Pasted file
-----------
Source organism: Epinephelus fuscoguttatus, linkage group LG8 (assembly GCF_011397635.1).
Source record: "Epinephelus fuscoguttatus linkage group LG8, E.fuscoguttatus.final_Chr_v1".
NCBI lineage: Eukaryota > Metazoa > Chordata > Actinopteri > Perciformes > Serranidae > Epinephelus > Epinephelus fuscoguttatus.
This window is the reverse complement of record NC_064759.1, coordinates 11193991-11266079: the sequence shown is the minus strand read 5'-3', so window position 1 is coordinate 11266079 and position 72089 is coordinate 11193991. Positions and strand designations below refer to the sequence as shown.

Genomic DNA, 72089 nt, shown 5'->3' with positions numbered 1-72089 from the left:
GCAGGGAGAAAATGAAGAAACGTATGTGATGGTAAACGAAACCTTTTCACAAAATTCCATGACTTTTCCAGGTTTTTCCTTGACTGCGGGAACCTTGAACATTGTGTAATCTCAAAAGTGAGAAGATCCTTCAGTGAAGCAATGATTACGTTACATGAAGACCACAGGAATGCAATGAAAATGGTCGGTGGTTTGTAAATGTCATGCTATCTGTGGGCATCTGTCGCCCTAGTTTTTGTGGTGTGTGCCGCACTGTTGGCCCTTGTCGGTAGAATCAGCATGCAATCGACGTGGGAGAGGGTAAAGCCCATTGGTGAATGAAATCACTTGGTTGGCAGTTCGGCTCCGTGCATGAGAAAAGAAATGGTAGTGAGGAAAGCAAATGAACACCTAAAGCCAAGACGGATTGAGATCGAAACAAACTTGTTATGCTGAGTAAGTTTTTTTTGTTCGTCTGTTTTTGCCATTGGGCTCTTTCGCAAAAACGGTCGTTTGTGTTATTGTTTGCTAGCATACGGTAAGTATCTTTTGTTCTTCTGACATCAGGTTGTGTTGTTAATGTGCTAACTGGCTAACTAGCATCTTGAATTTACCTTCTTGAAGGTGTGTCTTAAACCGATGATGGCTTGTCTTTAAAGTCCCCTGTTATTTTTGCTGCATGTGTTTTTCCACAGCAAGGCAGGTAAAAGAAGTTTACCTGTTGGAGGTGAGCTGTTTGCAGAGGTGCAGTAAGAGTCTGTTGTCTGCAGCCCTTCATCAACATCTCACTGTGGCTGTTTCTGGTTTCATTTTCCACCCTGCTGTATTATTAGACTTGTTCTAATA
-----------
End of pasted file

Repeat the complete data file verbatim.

Source organism: Epinephelus fuscoguttatus, linkage group LG8 (assembly GCF_011397635.1).
Source record: "Epinephelus fuscoguttatus linkage group LG8, E.fuscoguttatus.final_Chr_v1".
NCBI lineage: Eukaryota > Metazoa > Chordata > Actinopteri > Perciformes > Serranidae > Epinephelus > Epinephelus fuscoguttatus.
This window is the reverse complement of record NC_064759.1, coordinates 11193991-11266079: the sequence shown is the minus strand read 5'-3', so window position 1 is coordinate 11266079 and position 72089 is coordinate 11193991. Positions and strand designations below refer to the sequence as shown.

Genomic DNA, 72089 nt, shown 5'->3' with positions numbered 1-72089 from the left:
GCAGGGAGAAAATGAAGAAACGTATGTGATGGTAAACGAAACCTTTTCACAAAATTCCATGACTTTTCCAGGTTTTTCCTTGACTGCGGGAACCTTGAACATTGTGTAATCTCAAAAGTGAGAAGATCCTTCAGTGAAGCAATGATTACGTTACATGAAGACCACAGGAATGCAATGAAAATGGTCGGTGGTTTGTAAATGTCATGCTATCTGTGGGCATCTGTCGCCCTAGTTTTTGTGGTGTGTGCCGCACTGTTGGCCCTTGTCGGTAGAATCAGCATGCAATCGACGTGGGAGAGGGTAAAGCCCATTGGTGAATGAAATCACTTGGTTGGCAGTTCGGCTCCGTGCATGAGAAAAGAAATGGTAGTGAGGAAAGCAAATGAACACCTAAAGCCAAGACGGATTGAGATCGAAACAAACTTGTTATGCTGAGTAAGTTTTTTTTGTTCGTCTGTTTTTGCCATTGGGCTCTTTCGCAAAAACGGTCGTTTGTGTTATTGTTTGCTAGCATACGGTAAGTATCTTTTGTTCTTCTGACATCAGGTTGTGTTGTTAATGTGCTAACTGGCTAACTAGCATCTTGAATTTACCTTCTTGAAGGTGTGTCTTAAACCGATGATGGCTTGTCTTTAAAGTCCCCTGTTATTTTTGCTGCATGTGTTTTTCCACAGCAAGGCAGGTAAAAGAAGTTTACCTGTTGGAGGTGAGCTGTTTGCAGAGGTGCAGTAAGAGTCTGTTGTCTGCAGCCCTTCATCAACATCTCACTGTGGCTGTTTCTGGTTTCATTTTCCACCCTGCTGTATTATTAGACTTGTTCTAATA